Spherules found in rock on Meridiani Planum - probably concretions formed as water evaporated


In March 2004, NASA scientists involved with the Mars Exploration Rovers put forward evidence that rocks near the Opportunity landing site, on Meridianii Planum, had once been drenched in water – the most convincing and powerful case yet made for long-standing liquid water on the surface of Mars. Several key lines of evidence support this conclusion, including the presence in the rocks of sulfates and small spherules that were probably precipitated out of water, and also the rocks' physical appearance, which includes niches where crystals grew.


Where did all the water go?

If there was once a lot of water on the surface of Mars, where did it all go? One possibility is that some of it evaporated, became water vapor in the atmosphere, and was then lost into space because the gravity pull of the planet couldn't hold on to it. Another possibility is that much of still exists on Mars, as ice. Both the poles of Mars contain water ice. And in 2002, scientists analyzing data from the Mars Observer spacecraft announced that they had found vast quantities of water ice in great swathes of the planet just below the surface.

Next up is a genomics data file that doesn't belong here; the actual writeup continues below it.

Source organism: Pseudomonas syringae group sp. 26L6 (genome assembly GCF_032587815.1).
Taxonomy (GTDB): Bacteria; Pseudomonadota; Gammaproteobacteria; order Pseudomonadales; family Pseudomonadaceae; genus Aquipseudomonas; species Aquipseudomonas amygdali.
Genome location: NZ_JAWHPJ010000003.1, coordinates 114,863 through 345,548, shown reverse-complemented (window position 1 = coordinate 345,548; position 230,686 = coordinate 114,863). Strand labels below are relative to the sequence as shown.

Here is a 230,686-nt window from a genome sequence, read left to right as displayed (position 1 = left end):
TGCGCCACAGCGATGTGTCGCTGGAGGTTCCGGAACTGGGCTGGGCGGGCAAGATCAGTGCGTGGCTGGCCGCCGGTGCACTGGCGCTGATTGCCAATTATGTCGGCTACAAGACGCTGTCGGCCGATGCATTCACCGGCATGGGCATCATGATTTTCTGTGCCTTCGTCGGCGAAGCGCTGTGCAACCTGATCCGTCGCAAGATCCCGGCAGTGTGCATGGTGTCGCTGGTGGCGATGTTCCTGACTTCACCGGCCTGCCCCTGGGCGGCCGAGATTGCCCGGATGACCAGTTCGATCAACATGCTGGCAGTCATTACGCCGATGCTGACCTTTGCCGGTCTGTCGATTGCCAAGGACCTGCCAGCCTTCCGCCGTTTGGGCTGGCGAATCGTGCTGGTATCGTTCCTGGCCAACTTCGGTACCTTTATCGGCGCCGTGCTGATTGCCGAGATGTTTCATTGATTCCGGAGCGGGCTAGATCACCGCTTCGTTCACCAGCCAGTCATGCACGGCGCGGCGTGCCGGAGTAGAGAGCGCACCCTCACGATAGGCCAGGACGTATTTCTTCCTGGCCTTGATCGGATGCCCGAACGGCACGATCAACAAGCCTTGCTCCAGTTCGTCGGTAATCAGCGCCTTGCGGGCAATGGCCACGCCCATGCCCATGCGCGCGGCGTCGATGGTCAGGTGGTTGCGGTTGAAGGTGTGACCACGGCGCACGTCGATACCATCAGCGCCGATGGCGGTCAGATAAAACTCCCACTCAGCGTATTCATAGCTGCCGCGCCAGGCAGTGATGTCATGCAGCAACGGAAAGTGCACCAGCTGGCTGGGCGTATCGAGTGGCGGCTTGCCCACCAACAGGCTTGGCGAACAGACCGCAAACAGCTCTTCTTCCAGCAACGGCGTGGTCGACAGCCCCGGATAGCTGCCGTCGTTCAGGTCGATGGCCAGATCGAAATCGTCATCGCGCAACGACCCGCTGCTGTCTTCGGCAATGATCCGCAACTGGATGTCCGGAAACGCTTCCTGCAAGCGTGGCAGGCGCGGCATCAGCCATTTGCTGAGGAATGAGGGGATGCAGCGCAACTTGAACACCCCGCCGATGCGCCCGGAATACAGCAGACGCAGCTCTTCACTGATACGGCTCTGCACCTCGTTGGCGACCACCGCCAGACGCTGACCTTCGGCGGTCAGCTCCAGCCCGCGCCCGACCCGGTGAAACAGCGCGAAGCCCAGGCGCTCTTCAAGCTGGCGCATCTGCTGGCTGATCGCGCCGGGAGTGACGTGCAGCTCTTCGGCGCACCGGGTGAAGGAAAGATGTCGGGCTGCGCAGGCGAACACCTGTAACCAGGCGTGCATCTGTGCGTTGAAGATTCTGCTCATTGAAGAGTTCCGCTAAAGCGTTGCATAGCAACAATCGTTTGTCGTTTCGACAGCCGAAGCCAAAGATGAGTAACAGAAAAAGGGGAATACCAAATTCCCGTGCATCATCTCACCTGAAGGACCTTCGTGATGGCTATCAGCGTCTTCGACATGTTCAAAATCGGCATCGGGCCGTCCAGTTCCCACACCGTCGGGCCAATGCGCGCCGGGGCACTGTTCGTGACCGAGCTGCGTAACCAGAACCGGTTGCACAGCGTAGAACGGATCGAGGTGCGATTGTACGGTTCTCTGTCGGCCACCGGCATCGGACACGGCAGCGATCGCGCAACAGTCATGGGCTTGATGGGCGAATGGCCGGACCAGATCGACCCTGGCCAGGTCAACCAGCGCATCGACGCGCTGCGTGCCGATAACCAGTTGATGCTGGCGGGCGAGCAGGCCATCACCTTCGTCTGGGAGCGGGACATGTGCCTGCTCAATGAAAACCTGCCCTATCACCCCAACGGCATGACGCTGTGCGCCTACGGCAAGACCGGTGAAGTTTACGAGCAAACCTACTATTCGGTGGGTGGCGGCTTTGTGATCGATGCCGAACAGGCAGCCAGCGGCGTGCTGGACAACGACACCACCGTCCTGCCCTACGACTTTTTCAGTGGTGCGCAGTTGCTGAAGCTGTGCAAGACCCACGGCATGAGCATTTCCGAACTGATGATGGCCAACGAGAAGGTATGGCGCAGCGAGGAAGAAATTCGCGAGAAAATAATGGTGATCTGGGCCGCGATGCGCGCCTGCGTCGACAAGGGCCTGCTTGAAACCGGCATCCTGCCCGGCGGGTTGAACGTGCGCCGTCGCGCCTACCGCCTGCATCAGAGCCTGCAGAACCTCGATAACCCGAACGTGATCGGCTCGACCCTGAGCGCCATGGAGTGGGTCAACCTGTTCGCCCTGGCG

1. Malin, Michael C., Kenneth S. Edgett, Liliya V. Posiolova, Shawn M. McColley, and Eldar Z. Noe Dobrea. "Present-Day Impact Cratering Rate and Contemporary Gully Activity on Mars." Science, Vol. 314. no. 5805, pp. 1573-1577, 2006.
2. Parker, T. J., R. S. Saunders, and D. M. Schneeberger. "Transitional Morphology in West Deuteronilus Mensae, Mars: Implications for Modification of the Lowland/Upland Boundary." Icarus, vol. 82, p. 111-145, 1989.
3. Clifford, S. M., and Parker, T. J. "The evolution of the Martian hydrosphere: Implications for the fate of a primordial ocean and the current state of the northern plains." Icarus, vol. 154: 40-79, 2001.